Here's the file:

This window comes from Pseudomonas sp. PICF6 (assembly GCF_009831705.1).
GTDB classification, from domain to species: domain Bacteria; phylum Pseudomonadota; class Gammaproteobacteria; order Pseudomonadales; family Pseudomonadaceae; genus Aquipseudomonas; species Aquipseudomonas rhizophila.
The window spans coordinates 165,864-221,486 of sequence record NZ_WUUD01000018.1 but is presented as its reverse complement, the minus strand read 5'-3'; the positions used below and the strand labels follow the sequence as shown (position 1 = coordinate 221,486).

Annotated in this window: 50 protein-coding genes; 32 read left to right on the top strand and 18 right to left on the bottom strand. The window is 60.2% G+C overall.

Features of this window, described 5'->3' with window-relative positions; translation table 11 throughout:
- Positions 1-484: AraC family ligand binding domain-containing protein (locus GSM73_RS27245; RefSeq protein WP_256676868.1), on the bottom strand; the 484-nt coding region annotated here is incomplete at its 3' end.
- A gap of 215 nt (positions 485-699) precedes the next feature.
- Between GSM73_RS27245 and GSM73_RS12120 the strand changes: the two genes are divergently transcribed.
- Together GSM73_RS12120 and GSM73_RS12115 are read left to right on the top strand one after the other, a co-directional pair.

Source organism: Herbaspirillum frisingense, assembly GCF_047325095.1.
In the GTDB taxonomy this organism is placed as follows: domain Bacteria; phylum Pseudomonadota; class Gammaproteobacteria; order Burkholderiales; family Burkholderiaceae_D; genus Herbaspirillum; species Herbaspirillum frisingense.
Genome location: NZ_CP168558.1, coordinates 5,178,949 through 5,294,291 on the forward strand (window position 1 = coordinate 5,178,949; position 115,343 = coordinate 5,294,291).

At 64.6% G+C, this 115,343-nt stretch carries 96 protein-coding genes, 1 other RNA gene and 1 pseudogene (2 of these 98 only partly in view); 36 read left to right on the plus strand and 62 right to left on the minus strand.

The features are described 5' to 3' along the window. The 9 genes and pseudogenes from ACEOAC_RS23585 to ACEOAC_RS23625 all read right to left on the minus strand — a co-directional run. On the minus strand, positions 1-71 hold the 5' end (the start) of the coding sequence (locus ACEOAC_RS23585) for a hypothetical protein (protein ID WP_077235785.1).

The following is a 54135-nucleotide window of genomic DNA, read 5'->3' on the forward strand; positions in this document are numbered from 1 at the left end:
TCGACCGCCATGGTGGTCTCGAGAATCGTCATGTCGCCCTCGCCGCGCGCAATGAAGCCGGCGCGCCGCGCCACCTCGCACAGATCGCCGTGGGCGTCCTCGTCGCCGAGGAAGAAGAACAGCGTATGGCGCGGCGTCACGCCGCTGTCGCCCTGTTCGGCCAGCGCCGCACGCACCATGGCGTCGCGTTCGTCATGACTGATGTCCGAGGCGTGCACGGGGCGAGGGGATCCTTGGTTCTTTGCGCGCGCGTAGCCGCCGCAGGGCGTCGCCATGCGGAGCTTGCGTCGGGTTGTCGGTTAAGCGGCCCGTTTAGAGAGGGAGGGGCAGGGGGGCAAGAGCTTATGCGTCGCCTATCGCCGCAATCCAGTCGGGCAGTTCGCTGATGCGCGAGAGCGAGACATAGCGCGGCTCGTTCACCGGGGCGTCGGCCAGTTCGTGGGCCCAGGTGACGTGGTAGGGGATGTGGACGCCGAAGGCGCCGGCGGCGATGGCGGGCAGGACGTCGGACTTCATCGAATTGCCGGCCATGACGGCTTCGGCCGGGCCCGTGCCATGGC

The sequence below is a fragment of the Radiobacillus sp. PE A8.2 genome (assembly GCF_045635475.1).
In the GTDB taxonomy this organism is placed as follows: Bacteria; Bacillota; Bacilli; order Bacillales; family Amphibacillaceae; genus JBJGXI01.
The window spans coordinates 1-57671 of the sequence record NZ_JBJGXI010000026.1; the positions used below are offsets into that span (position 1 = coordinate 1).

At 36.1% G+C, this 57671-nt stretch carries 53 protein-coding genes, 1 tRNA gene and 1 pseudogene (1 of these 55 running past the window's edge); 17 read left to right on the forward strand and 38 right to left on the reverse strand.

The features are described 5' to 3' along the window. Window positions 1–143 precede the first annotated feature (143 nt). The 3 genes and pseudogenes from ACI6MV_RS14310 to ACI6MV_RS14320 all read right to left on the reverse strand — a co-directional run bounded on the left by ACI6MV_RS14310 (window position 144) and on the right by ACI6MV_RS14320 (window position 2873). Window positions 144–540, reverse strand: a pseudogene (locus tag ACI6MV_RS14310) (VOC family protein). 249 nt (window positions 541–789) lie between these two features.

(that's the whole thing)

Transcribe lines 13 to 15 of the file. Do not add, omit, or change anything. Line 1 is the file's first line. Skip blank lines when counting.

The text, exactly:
At 64.6% G+C, this 115,343-nt stretch carries 96 protein-coding genes, 1 other RNA gene and 1 pseudogene (2 of these 98 only partly in view); 36 read left to right on the plus strand and 62 right to left on the minus strand.

The features are described 5' to 3' along the window. The 9 genes and pseudogenes from ACEOAC_RS23585 to ACEOAC_RS23625 all read right to left on the minus strand — a co-directional run. On the minus strand, positions 1-71 hold the 5' end (the start) of the coding sequence (locus ACEOAC_RS23585) for a hypothetical protein (protein ID WP_077235785.1).

The following is a 54135-nucleotide window of genomic DNA, read 5'->3' on the forward strand; positions in this document are numbered from 1 at the left end: